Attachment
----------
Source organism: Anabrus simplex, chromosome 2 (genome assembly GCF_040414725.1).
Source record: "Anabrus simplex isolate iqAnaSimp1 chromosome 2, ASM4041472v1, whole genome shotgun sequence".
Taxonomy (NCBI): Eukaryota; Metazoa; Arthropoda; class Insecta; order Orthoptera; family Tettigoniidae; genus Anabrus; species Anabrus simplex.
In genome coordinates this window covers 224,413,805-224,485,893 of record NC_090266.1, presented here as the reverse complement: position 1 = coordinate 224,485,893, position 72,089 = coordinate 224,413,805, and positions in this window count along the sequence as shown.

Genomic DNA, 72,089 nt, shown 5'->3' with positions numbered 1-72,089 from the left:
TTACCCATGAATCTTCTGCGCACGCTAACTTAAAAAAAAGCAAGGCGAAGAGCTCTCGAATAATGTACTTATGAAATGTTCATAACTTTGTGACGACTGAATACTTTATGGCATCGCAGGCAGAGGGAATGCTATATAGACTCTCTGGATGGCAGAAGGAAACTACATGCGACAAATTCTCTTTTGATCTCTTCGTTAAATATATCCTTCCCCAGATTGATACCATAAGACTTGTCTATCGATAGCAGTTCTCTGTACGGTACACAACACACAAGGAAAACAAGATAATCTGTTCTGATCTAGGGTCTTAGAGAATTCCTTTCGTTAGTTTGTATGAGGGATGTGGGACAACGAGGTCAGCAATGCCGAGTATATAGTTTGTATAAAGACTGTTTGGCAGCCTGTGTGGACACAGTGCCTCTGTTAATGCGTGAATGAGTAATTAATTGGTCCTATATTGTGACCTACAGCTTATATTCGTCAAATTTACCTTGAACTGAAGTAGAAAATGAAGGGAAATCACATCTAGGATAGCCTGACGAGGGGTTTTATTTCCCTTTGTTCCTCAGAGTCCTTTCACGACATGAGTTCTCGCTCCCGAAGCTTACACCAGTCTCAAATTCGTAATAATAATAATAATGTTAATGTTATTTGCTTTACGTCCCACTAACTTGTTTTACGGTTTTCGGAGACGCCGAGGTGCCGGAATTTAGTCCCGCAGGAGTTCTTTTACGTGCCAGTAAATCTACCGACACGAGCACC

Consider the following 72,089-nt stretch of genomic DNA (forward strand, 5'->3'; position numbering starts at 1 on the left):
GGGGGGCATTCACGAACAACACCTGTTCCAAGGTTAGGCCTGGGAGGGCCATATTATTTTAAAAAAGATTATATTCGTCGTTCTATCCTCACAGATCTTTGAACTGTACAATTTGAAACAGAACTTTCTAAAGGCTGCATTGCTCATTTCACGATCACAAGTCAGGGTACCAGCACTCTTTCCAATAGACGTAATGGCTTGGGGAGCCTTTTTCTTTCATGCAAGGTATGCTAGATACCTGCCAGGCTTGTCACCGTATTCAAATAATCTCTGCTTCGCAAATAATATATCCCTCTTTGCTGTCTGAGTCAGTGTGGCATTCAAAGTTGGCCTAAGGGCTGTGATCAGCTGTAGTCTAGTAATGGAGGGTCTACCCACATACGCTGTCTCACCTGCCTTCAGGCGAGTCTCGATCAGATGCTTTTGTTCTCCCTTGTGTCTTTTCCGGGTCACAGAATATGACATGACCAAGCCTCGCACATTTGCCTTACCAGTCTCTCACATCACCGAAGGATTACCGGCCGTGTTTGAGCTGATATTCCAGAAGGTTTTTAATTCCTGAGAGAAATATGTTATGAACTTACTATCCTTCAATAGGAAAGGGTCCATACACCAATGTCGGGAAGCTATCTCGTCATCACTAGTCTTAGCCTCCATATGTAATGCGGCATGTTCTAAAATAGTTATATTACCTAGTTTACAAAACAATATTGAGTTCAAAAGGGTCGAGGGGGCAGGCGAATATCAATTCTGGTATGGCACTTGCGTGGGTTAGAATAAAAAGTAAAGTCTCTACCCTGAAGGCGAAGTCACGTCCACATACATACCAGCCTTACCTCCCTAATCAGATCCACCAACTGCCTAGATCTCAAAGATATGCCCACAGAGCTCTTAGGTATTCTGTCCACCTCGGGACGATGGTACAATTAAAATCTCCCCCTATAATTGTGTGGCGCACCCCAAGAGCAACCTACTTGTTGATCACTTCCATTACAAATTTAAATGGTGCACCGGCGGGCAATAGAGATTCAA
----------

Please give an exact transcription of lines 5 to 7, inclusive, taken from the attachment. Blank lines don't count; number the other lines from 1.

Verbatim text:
Genomic DNA, 72,089 nt, shown 5'->3' with positions numbered 1-72,089 from the left:
TTACCCATGAATCTTCTGCGCACGCTAACTTAAAAAAAAGCAAGGCGAAGAGCTCTCGAATAATGTACTTATGAAATGTTCATAACTTTGTGACGACTGAATACTTTATGGCATCGCAGGCAGAGGGAATGCTATATAGACTCTCTGGATGGCAGAAGGAAACTACATGCGACAAATTCTCTTTTGATCTCTTCGTTAAATATATCCTTCCCCAGATTGATACCATAAGACTTGTCTATCGATAGCAGTTCTCTGTACGGTACACAACACACAAGGAAAACAAGATAATCTGTTCTGATCTAGGGTCTTAGAGAATTCCTTTCGTTAGTTTGTATGAGGGATGTGGGACAACGAGGTCAGCAATGCCGAGTATATAGTTTGTATAAAGACTGTTTGGCAGCCTGTGTGGACACAGTGCCTCTGTTAATGCGTGAATGAGTAATTAATTGGTCCTATATTGTGACCTACAGCTTATATTCGTCAAATTTACCTTGAACTGAAGTAGAAAATGAAGGGAAATCACATCTAGGATAGCCTGACGAGGGGTTTTATTTCCCTTTGTTCCTCAGAGTCCTTTCACGACATGAGTTCTCGCTCCCGAAGCTTACACCAGTCTCAAATTCGTAATAATAATAATAATGTTAATGTTATTTGCTTTACGTCCCACTAACTTGTTTTACGGTTTTCGGAGACGCCGAGGTGCCGGAATTTAGTCCCGCAGGAGTTCTTTTACGTGCCAGTAAATCTACCGACACGAGCACC

Consider the following 72,089-nt stretch of genomic DNA (forward strand, 5'->3'; position numbering starts at 1 on the left):